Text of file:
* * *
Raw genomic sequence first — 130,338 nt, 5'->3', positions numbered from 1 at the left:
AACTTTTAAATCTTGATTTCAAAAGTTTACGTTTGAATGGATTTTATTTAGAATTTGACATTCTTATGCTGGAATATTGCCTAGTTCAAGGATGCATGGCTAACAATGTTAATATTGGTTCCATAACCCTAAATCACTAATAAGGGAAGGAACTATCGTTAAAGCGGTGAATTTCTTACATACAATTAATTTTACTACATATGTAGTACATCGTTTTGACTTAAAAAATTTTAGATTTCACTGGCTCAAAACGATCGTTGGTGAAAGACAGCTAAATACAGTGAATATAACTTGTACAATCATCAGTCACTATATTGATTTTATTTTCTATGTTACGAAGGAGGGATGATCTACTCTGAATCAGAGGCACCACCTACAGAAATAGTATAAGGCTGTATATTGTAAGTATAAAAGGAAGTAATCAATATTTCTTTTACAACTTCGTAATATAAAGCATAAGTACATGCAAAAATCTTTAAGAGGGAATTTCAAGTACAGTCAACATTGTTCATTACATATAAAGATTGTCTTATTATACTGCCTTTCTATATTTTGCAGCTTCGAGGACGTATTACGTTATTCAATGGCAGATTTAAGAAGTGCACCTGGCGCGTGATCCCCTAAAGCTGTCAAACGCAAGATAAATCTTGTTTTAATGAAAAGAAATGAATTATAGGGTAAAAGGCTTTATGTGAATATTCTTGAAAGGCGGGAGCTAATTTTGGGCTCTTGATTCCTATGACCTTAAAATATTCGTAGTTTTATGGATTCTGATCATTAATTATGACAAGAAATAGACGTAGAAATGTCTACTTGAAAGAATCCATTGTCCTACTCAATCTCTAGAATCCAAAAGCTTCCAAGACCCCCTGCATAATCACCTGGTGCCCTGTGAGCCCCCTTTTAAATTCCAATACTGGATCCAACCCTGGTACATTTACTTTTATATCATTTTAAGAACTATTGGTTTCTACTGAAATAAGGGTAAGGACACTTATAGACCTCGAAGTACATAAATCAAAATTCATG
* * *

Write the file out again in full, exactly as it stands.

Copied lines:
Raw genomic sequence first — 130,338 nt, 5'->3', positions numbered from 1 at the left:
AACTTTTAAATCTTGATTTCAAAAGTTTACGTTTGAATGGATTTTATTTAGAATTTGACATTCTTATGCTGGAATATTGCCTAGTTCAAGGATGCATGGCTAACAATGTTAATATTGGTTCCATAACCCTAAATCACTAATAAGGGAAGGAACTATCGTTAAAGCGGTGAATTTCTTACATACAATTAATTTTACTACATATGTAGTACATCGTTTTGACTTAAAAAATTTTAGATTTCACTGGCTCAAAACGATCGTTGGTGAAAGACAGCTAAATACAGTGAATATAACTTGTACAATCATCAGTCACTATATTGATTTTATTTTCTATGTTACGAAGGAGGGATGATCTACTCTGAATCAGAGGCACCACCTACAGAAATAGTATAAGGCTGTATATTGTAAGTATAAAAGGAAGTAATCAATATTTCTTTTACAACTTCGTAATATAAAGCATAAGTACATGCAAAAATCTTTAAGAGGGAATTTCAAGTACAGTCAACATTGTTCATTACATATAAAGATTGTCTTATTATACTGCCTTTCTATATTTTGCAGCTTCGAGGACGTATTACGTTATTCAATGGCAGATTTAAGAAGTGCACCTGGCGCGTGATCCCCTAAAGCTGTCAAACGCAAGATAAATCTTGTTTTAATGAAAAGAAATGAATTATAGGGTAAAAGGCTTTATGTGAATATTCTTGAAAGGCGGGAGCTAATTTTGGGCTCTTGATTCCTATGACCTTAAAATATTCGTAGTTTTATGGATTCTGATCATTAATTATGACAAGAAATAGACGTAGAAATGTCTACTTGAAAGAATCCATTGTCCTACTCAATCTCTAGAATCCAAAAGCTTCCAAGACCCCCTGCATAATCACCTGGTGCCCTGTGAGCCCCCTTTTAAATTCCAATACTGGATCCAACCCTGGTACATTTACTTTTATATCATTTTAAGAACTATTGGTTTCTACTGAAATAAGGGTAAGGACACTTATAGACCTCGAAGTACATAAATCAAAATTCATG